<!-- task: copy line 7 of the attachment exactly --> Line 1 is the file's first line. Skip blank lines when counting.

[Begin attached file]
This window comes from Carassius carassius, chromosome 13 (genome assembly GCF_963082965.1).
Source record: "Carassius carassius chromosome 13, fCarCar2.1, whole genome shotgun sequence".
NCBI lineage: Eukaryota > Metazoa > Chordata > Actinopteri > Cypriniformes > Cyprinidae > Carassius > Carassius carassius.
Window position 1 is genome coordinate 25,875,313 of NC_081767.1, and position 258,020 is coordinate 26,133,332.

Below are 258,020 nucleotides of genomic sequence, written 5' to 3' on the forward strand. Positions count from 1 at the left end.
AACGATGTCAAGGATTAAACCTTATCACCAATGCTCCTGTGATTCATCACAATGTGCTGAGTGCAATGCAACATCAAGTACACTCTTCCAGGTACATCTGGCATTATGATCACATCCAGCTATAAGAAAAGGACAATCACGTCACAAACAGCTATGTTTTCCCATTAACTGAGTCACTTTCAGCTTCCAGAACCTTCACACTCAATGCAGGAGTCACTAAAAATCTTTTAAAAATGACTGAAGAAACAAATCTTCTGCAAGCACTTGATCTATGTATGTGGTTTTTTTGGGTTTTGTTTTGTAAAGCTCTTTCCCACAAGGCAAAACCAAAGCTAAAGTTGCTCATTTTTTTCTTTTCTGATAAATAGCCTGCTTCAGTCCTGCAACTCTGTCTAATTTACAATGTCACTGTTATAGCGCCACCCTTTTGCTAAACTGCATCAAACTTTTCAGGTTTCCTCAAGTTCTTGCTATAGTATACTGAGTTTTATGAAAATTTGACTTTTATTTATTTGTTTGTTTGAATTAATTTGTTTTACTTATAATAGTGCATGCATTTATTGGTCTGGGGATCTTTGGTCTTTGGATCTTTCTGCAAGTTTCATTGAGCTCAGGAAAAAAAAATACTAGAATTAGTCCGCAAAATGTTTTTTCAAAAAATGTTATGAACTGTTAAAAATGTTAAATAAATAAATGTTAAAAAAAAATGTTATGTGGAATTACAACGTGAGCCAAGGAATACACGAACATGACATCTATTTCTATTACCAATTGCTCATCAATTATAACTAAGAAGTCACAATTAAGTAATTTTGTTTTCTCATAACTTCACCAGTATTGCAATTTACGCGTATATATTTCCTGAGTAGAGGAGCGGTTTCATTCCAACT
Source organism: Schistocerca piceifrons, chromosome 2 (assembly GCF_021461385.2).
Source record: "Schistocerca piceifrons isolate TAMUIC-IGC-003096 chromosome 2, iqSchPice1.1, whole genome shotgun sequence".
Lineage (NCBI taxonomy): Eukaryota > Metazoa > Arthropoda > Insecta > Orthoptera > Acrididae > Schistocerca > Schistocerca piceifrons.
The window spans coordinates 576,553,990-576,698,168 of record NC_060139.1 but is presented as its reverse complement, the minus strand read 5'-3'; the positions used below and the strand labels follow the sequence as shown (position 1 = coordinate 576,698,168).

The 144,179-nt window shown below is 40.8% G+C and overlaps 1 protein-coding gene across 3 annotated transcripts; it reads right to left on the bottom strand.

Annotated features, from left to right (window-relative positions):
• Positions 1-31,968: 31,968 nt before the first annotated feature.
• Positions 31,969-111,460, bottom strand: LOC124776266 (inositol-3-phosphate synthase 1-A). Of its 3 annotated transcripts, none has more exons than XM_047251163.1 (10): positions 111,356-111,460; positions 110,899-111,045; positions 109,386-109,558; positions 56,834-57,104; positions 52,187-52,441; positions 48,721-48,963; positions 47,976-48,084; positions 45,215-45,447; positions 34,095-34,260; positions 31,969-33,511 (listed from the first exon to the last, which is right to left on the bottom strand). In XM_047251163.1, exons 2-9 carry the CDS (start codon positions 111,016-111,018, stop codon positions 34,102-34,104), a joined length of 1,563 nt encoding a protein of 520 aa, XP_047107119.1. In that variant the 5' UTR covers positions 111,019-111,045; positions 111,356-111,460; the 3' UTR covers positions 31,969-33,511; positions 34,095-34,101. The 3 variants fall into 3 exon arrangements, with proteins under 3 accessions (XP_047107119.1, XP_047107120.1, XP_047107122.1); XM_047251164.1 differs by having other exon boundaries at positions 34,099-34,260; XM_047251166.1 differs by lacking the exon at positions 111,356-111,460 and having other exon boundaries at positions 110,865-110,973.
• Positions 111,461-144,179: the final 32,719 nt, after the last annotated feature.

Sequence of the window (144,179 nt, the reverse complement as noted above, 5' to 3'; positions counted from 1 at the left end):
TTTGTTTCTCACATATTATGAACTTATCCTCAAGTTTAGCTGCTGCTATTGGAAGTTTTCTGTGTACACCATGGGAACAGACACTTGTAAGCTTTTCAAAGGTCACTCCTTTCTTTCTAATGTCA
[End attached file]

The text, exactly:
Source organism: Schistocerca piceifrons, chromosome 2 (assembly GCF_021461385.2).